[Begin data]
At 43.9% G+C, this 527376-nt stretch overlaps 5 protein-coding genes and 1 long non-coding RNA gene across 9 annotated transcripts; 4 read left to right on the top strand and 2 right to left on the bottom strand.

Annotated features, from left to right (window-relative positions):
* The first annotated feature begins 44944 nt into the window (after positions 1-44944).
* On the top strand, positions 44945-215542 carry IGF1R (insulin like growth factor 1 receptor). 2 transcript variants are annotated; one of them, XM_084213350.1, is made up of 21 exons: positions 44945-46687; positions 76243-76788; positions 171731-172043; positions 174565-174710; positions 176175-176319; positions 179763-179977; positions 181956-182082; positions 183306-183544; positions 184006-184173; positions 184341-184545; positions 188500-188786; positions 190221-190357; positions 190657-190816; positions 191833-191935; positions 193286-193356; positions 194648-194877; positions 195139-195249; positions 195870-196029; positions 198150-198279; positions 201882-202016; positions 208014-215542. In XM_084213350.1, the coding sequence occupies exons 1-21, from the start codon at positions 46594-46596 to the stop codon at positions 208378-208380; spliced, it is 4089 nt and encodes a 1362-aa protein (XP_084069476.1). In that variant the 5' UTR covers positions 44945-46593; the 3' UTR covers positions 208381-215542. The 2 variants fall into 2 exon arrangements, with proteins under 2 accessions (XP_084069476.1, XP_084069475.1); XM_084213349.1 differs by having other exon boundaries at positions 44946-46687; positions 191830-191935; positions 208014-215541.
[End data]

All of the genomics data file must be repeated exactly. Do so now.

At 43.9% G+C, this 527376-nt stretch overlaps 5 protein-coding genes and 1 long non-coding RNA gene across 9 annotated transcripts; 4 read left to right on the top strand and 2 right to left on the bottom strand.

Annotated features, from left to right (window-relative positions):
* The first annotated feature begins 44944 nt into the window (after positions 1-44944).
* On the top strand, positions 44945-215542 carry IGF1R (insulin like growth factor 1 receptor). 2 transcript variants are annotated; one of them, XM_084213350.1, is made up of 21 exons: positions 44945-46687; positions 76243-76788; positions 171731-172043; positions 174565-174710; positions 176175-176319; positions 179763-179977; positions 181956-182082; positions 183306-183544; positions 184006-184173; positions 184341-184545; positions 188500-188786; positions 190221-190357; positions 190657-190816; positions 191833-191935; positions 193286-193356; positions 194648-194877; positions 195139-195249; positions 195870-196029; positions 198150-198279; positions 201882-202016; positions 208014-215542. In XM_084213350.1, the coding sequence occupies exons 1-21, from the start codon at positions 46594-46596 to the stop codon at positions 208378-208380; spliced, it is 4089 nt and encodes a 1362-aa protein (XP_084069476.1). In that variant the 5' UTR covers positions 44945-46593; the 3' UTR covers positions 208381-215542. The 2 variants fall into 2 exon arrangements, with proteins under 2 accessions (XP_084069476.1, XP_084069475.1); XM_084213349.1 differs by having other exon boundaries at positions 44946-46687; positions 191830-191935; positions 208014-215541.